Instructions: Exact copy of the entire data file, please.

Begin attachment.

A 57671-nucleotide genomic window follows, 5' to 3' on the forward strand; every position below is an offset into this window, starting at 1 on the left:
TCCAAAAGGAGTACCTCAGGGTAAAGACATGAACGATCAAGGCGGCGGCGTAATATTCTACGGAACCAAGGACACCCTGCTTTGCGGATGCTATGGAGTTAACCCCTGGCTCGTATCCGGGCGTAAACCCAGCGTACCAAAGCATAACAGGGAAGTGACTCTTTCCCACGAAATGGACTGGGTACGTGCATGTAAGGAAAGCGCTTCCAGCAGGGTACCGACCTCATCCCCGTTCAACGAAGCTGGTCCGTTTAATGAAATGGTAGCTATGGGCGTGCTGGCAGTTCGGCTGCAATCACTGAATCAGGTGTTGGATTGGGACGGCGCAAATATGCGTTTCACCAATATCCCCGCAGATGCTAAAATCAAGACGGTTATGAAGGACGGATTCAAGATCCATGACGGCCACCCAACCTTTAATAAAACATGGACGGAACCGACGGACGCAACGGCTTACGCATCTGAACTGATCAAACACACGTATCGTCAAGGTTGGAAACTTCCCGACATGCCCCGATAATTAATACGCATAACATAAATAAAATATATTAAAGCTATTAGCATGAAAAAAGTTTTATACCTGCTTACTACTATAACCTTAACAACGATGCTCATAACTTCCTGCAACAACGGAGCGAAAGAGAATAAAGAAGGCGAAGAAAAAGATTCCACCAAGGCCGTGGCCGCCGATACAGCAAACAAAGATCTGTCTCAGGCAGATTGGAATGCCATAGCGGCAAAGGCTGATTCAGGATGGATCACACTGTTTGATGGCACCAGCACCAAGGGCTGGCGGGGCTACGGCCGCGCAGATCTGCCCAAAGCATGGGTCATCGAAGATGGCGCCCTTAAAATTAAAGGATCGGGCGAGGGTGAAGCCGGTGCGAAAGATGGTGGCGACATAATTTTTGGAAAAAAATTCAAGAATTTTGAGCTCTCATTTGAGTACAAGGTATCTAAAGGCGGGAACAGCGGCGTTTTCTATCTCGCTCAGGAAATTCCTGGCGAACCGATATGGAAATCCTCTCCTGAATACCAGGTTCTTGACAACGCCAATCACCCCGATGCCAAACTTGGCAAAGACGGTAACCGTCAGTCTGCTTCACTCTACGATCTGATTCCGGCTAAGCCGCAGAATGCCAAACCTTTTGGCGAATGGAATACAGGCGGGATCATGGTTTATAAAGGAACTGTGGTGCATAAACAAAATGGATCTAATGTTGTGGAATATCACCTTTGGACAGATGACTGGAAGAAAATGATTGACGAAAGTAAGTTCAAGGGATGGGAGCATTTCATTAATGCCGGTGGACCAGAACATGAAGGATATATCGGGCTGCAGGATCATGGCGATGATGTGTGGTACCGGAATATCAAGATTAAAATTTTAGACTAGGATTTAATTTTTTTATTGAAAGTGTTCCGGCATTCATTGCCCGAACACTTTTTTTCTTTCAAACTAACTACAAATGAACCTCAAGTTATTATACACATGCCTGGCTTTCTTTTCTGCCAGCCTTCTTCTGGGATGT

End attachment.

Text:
A 57671-nucleotide genomic window follows, 5' to 3' on the forward strand; every position below is an offset into this window, starting at 1 on the left:
TCCAAAAGGAGTACCTCAGGGTAAAGACATGAACGATCAAGGCGGCGGCGTAATATTCTACGGAACCAAGGACACCCTGCTTTGCGGATGCTATGGAGTTAACCCCTGGCTCGTATCCGGGCGTAAACCCAGCGTACCAAAGCATAACAGGGAAGTGACTCTTTCCCACGAAATGGACTGGGTACGTGCATGTAAGGAAAGCGCTTCCAGCAGGGTACCGACCTCATCCCCGTTCAACGAAGCTGGTCCGTTTAATGAAATGGTAGCTATGGGCGTGCTGGCAGTTCGGCTGCAATCACTGAATCAGGTGTTGGATTGGGACGGCGCAAATATGCGTTTCACCAATATCCCCGCAGATGCTAAAATCAAGACGGTTATGAAGGACGGATTCAAGATCCATGACGGCCACCCAACCTTTAATAAAACATGGACGGAACCGACGGACGCAACGGCTTACGCATCTGAACTGATCAAACACACGTATCGTCAAGGTTGGAAACTTCCCGACATGCCCCGATAATTAATACGCATAACATAAATAAAATATATTAAAGCTATTAGCATGAAAAAAGTTTTATACCTGCTTACTACTATAACCTTAACAACGATGCTCATAACTTCCTGCAACAACGGAGCGAAAGAGAATAAAGAAGGCGAAGAAAAAGATTCCACCAAGGCCGTGGCCGCCGATACAGCAAACAAAGATCTGTCTCAGGCAGATTGGAATGCCATAGCGGCAAAGGCTGATTCAGGATGGATCACACTGTTTGATGGCACCAGCACCAAGGGCTGGCGGGGCTACGGCCGCGCAGATCTGCCCAAAGCATGGGTCATCGAAGATGGCGCCCTTAAAATTAAAGGATCGGGCGAGGGTGAAGCCGGTGCGAAAGATGGTGGCGACATAATTTTTGGAAAAAAATTCAAGAATTTTGAGCTCTCATTTGAGTACAAGGTATCTAAAGGCGGGAACAGCGGCGTTTTCTATCTCGCTCAGGAAATTCCTGGCGAACCGATATGGAAATCCTCTCCTGAATACCAGGTTCTTGACAACGCCAATCACCCCGATGCCAAACTTGGCAAAGACGGTAACCGTCAGTCTGCTTCACTCTACGATCTGATTCCGGCTAAGCCGCAGAATGCCAAACCTTTTGGCGAATGGAATACAGGCGGGATCATGGTTTATAAAGGAACTGTGGTGCATAAACAAAATGGATCTAATGTTGTGGAATATCACCTTTGGACAGATGACTGGAAGAAAATGATTGACGAAAGTAAGTTCAAGGGATGGGAGCATTTCATTAATGCCGGTGGACCAGAACATGAAGGATATATCGGGCTGCAGGATCATGGCGATGATGTGTGGTACCGGAATATCAAGATTAAAATTTTAGACTAGGATTTAATTTTTTTATTGAAAGTGTTCCGGCATTCATTGCCCGAACACTTTTTTTCTTTCAAACTAACTACAAATGAACCTCAAGTTATTATACACATGCCTGGCTTTCTTTTCTGCCAGCCTTCTTCTGGGATGT